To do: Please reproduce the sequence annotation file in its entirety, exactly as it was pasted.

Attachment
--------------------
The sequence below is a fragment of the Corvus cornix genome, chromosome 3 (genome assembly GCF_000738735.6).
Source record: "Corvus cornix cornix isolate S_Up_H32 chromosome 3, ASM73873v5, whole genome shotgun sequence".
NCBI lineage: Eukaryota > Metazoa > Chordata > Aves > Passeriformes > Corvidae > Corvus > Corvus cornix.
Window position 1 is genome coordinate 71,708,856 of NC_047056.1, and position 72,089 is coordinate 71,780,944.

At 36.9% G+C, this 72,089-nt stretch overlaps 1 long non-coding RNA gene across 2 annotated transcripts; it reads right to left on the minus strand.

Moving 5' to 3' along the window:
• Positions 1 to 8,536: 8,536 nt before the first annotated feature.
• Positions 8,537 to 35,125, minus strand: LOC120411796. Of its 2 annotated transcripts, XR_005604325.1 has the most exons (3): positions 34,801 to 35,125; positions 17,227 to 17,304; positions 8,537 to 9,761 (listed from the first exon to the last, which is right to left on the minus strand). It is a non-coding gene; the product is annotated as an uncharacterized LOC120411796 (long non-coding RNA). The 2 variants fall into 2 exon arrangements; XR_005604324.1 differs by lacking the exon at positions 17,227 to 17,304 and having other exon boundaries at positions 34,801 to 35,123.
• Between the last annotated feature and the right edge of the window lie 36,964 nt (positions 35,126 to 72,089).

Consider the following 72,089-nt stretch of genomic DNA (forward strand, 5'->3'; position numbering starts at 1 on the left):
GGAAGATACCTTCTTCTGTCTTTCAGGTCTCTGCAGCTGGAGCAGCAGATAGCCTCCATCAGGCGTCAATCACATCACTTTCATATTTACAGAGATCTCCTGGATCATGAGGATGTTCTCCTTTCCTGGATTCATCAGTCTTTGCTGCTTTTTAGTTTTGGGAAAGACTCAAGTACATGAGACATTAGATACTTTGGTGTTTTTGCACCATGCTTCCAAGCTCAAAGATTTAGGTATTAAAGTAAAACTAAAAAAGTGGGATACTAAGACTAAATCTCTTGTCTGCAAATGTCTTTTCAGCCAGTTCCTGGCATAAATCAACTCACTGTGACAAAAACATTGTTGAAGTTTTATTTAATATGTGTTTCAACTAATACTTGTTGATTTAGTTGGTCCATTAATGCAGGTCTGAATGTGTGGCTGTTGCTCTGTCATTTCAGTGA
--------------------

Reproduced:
The sequence below is a fragment of the Corvus cornix genome, chromosome 3 (genome assembly GCF_000738735.6).
Source record: "Corvus cornix cornix isolate S_Up_H32 chromosome 3, ASM73873v5, whole genome shotgun sequence".
NCBI lineage: Eukaryota > Metazoa > Chordata > Aves > Passeriformes > Corvidae > Corvus > Corvus cornix.
Window position 1 is genome coordinate 71,708,856 of NC_047056.1, and position 72,089 is coordinate 71,780,944.

At 36.9% G+C, this 72,089-nt stretch overlaps 1 long non-coding RNA gene across 2 annotated transcripts; it reads right to left on the minus strand.

Moving 5' to 3' along the window:
• Positions 1 to 8,536: 8,536 nt before the first annotated feature.
• Positions 8,537 to 35,125, minus strand: LOC120411796. Of its 2 annotated transcripts, XR_005604325.1 has the most exons (3): positions 34,801 to 35,125; positions 17,227 to 17,304; positions 8,537 to 9,761 (listed from the first exon to the last, which is right to left on the minus strand). It is a non-coding gene; the product is annotated as an uncharacterized LOC120411796 (long non-coding RNA). The 2 variants fall into 2 exon arrangements; XR_005604324.1 differs by lacking the exon at positions 17,227 to 17,304 and having other exon boundaries at positions 34,801 to 35,123.
• Between the last annotated feature and the right edge of the window lie 36,964 nt (positions 35,126 to 72,089).

Consider the following 72,089-nt stretch of genomic DNA (forward strand, 5'->3'; position numbering starts at 1 on the left):
GGAAGATACCTTCTTCTGTCTTTCAGGTCTCTGCAGCTGGAGCAGCAGATAGCCTCCATCAGGCGTCAATCACATCACTTTCATATTTACAGAGATCTCCTGGATCATGAGGATGTTCTCCTTTCCTGGATTCATCAGTCTTTGCTGCTTTTTAGTTTTGGGAAAGACTCAAGTACATGAGACATTAGATACTTTGGTGTTTTTGCACCATGCTTCCAAGCTCAAAGATTTAGGTATTAAAGTAAAACTAAAAAAGTGGGATACTAAGACTAAATCTCTTGTCTGCAAATGTCTTTTCAGCCAGTTCCTGGCATAAATCAACTCACTGTGACAAAAACATTGTTGAAGTTTTATTTAATATGTGTTTCAACTAATACTTGTTGATTTAGTTGGTCCATTAATGCAGGTCTGAATGTGTGGCTGTTGCTCTGTCATTTCAGTGA